Leading down their overgrown garden path from 1979’s legendary ‘Chance Meeting On A Dissecting Table Of A Sewing Machine And An Umbrella’, the band’s follow-up could have conceivably moved in any direction after that unprecedented start, and it bloody well does; tripping balls in a way that juices, un-stitches, and messes with then pre-existing frameworks of free jazz, industrial music, and avant-garde experimentalist expression: or simply what would become known as NWW musick.
In tortuously durational side-long works they morph amp hum into licks of fiery psych guitar and cut-up concrète, initially forging a sort of lysergic caveman rock fronted by clangers, that descends into bestial howls, pockets of squealing guitar abstractions and what sounds like a a flock of jazzy geese. And that’s only the first side. The second is equally un/hinged, with cut-up voices pranging from the ether against backdrops of machine elves unscrewing a cavernous workshop at midnight, then gelling into the sickliest music box mælodies and back to avian jazz frolics from another dimension. The band were apparently unhappy with the results of this album, and it remains a fucking weird piece of experimental history.
Following a sold out run of Salm Vol.1, Arc Light Editions closes the year with a second volume of Gaelic psalm singing. The recordings documented here are from the same psalm singing sessions as the first, and both together represent a complete collection.
"This is music that is transcendent and together, about the individual and the earth, movingly spiritual with or without belief. The sound comes in great waves, swells of sound that break and roll around the space. The texture relies on the individuals: this is group singing where the individual is preserved, elevated, but together.
The recordings of Gaelic Psalm singing presented in the release are among the best ever captured. They document a living tradition, a form of religious singing from the Hebrides in Scotland, which is still practiced in Lewis. In Gaelic psalm singing, a precentor leads, and from here voices follow, moving together in great swells like the murmurations of birds.
These recordings of Gaelic Psalm singing were originally made over two evenings in the Back Free Church on the Isle of Lewis in October 2003. The singing was spontaneous and totally unrehearsed. The recordings are now presented on vinyl for the first time by Arc Light Editions. A precentor leads off with the first lines of a psalm, and the congregation follows, some faster than others, and each one remains discernible. In his notes to the original release, Calum Martin writes that the form, called precenting (where one person puts out the line and the congregation responds) while not exclusive to Gaelic free church traditions, is in Lewis particularly influenced by the pibroch style of free ornamentation. It’s through this, he says, that the distinctive emotional swell of sound emerges. The sound relies on the congregation’s individual responses to the melody and the individual precentor’s leading. The musical term is free heterophony.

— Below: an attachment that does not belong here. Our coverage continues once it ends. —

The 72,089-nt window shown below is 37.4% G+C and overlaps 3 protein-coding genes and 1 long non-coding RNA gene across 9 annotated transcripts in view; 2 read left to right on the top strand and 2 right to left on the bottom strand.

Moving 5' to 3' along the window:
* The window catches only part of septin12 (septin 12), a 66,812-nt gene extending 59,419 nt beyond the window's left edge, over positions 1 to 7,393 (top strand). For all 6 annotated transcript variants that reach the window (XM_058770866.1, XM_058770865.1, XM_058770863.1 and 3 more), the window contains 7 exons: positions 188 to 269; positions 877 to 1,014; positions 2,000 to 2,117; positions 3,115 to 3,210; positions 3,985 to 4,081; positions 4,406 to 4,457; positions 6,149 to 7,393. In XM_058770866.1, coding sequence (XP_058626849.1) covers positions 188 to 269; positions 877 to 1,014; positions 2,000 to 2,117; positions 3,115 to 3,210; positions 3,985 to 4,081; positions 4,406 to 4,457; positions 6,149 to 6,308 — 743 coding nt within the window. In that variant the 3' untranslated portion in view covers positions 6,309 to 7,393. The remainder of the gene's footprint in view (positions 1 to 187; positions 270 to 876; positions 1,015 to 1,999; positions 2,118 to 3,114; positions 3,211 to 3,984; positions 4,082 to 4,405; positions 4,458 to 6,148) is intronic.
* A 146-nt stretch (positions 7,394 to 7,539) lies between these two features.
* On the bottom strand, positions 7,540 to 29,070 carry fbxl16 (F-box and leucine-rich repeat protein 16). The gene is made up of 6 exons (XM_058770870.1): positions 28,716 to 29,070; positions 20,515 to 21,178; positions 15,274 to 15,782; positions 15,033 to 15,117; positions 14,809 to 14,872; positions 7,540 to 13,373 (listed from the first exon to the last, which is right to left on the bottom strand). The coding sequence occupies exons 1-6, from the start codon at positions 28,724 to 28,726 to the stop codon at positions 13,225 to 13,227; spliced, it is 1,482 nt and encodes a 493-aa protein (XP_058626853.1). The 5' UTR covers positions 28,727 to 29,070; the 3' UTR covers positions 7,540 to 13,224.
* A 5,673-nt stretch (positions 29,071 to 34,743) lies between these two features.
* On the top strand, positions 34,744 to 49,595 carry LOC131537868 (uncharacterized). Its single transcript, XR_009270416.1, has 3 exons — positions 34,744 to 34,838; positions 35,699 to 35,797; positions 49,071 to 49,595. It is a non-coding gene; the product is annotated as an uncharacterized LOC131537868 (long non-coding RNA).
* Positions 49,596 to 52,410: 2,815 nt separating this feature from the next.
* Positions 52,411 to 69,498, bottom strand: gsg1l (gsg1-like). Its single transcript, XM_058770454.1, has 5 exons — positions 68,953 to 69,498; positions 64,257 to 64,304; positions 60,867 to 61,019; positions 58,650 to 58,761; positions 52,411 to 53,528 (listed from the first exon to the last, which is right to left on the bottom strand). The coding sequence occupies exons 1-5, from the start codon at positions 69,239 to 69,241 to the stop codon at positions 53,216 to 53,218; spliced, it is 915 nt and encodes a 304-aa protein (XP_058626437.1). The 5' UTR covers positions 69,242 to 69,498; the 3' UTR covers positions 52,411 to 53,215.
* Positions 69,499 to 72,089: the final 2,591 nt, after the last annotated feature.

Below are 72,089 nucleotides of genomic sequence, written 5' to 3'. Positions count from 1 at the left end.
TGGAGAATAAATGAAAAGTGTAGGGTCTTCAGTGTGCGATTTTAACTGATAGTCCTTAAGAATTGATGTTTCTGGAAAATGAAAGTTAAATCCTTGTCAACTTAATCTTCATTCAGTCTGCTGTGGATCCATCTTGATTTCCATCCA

Arc Light Editions has worked directly with DR Macdonald at the Bethesda Hospice and Calum Martin on this release, and we thank them for their time. A portion of the profits from this release go directly to Bethesda Hospice, in accordance with the original release."
Mysterious “married outlaws” Low Budget Aliens firm up a killer sort of (I)DeMaterialised spin on drill, jungle, footwork and ruff bass sound for D. Tiffany and uon’s XPQ? label
‘Junk DNA’ spells out a dead crafty sound in orbit somewhere between early Actress, the ambient dance mutations of Ghostride The Drift and Skee Mask’s nervy rufige. It’s smudged regurgitations are pretty much bang on the pulse for contemporary music’s up-in-the-air flux of styles in a way that feels like it could go in any of ten directions at once.
‘CRASh LANDING’ kicks it off with a sort of radioactive rendering of drill, and ‘Hazardous Waste Pump’ turns up the gas on a slowfast jungle tip, teeing up a weightless flex shared wrth the centrifugal footworking dynamics of ’FE Ignot’ and what sounds like a vaporised 33EMYBW in ‘HOME SICK!’, while ‘BOWSERS HIGHT COURT’ leans into X-files breakcore, and the deadly one-two of ‘Service Mode 2’ and ‘LEVEL 1 2 3 4’ whip D&B and 150bpm beat science into wilder, experimental dancefloor thrills.
Metamorphic brilliance from an interesting group of artists, revealing what gets lost in translation during a game of Broken Telephone and featuring 8 sides of vinyl from Mark Fell, Laura Cannell, Rhodri Davies and Peter J Evans.